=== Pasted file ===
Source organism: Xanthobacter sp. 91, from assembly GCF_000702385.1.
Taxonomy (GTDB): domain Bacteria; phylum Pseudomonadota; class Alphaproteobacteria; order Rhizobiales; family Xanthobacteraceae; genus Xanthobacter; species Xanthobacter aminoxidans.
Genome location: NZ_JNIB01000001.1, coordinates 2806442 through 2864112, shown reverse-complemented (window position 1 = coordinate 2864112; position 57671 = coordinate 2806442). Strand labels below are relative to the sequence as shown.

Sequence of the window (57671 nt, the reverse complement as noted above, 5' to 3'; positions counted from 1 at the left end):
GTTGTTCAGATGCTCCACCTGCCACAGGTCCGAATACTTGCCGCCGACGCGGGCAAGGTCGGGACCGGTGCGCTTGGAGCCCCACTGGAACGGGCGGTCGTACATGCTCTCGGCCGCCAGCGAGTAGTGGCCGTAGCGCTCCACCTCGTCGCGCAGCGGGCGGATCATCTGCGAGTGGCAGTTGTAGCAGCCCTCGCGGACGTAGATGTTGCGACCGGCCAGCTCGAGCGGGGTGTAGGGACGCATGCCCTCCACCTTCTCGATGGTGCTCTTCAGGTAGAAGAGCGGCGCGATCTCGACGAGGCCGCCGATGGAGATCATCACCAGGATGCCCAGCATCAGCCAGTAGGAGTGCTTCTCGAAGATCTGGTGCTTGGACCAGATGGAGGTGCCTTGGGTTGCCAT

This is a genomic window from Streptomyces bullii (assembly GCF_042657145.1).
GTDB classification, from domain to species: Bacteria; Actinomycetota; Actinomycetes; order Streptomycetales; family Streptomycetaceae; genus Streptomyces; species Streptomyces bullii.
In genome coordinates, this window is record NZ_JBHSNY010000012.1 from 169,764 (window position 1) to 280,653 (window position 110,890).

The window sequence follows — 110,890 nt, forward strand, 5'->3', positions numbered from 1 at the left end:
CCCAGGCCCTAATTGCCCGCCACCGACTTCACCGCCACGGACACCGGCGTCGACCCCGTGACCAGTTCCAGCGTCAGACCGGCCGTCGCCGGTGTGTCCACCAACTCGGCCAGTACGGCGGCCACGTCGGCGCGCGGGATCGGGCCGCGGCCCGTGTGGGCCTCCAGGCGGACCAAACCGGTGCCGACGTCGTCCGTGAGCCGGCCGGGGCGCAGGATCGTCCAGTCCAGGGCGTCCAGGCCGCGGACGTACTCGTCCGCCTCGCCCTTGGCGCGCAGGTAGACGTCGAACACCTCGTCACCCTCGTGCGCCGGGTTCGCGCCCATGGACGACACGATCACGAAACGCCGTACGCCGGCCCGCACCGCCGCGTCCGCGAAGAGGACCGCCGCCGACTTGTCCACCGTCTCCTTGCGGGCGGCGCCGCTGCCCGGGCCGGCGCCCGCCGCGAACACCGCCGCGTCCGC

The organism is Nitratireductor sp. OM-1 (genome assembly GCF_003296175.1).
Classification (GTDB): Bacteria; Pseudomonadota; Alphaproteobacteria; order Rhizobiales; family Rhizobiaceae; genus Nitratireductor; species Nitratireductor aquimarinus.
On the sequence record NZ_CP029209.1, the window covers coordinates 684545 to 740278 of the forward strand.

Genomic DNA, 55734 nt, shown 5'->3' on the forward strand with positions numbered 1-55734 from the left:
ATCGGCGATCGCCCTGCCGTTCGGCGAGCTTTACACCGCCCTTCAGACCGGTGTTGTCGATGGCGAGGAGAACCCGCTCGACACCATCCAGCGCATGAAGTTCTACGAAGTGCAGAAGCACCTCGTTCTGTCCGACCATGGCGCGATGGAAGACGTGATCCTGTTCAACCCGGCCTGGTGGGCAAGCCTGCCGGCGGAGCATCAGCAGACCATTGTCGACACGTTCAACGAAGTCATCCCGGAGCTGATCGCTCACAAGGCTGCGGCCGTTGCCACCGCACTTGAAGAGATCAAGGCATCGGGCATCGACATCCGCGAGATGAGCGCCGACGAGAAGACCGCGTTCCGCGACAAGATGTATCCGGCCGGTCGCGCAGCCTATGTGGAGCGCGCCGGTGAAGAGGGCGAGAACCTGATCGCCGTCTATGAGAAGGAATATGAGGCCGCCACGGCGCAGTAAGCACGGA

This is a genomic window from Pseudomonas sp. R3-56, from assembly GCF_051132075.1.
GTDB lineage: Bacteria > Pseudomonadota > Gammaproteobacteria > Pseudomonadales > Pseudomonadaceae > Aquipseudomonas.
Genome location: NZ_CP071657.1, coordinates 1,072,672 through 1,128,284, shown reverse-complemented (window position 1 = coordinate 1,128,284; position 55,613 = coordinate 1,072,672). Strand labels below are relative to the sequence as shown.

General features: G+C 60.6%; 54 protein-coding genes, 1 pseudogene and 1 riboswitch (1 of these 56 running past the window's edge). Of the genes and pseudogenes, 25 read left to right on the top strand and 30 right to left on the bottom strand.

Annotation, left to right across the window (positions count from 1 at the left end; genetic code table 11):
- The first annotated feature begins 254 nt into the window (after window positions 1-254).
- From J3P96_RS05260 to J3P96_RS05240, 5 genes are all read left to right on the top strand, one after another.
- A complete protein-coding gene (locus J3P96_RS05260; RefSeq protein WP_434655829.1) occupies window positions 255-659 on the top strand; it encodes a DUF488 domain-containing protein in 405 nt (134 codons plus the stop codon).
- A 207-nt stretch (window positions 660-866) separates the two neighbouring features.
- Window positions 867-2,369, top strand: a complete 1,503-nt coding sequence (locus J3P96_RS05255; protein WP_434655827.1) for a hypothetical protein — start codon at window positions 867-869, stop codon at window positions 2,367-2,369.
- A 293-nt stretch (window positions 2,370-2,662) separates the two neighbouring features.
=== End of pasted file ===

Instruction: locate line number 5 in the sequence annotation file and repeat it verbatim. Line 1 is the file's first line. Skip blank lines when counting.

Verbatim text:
GTTGTTCAGATGCTCCACCTGCCACAGGTCCGAATACTTGCCGCCGACGCGGGCAAGGTCGGGACCGGTGCGCTTGGAGCCCCACTGGAACGGGCGGTCGTACATGCTCTCGGCCGCCAGCGAGTAGTGGCCGTAGCGCTCCACCTCGTCGCGCAGCGGGCGGATCATCTGCGAGTGGCAGTTGTAGCAGCCCTCGCGGACGTAGATGTTGCGACCGGCCAGCTCGAGCGGGGTGTAGGGACGCATGCCCTCCACCTTCTCGATGGTGCTCTTCAGGTAGAAGAGCGGCGCGATCTCGACGAGGCCGCCGATGGAGATCATCACCAGGATGCCCAGCATCAGCCAGTAGGAGTGCTTCTCGAAGATCTGGTGCTTGGACCAGATGGAGGTGCCTTGGGTTGCCAT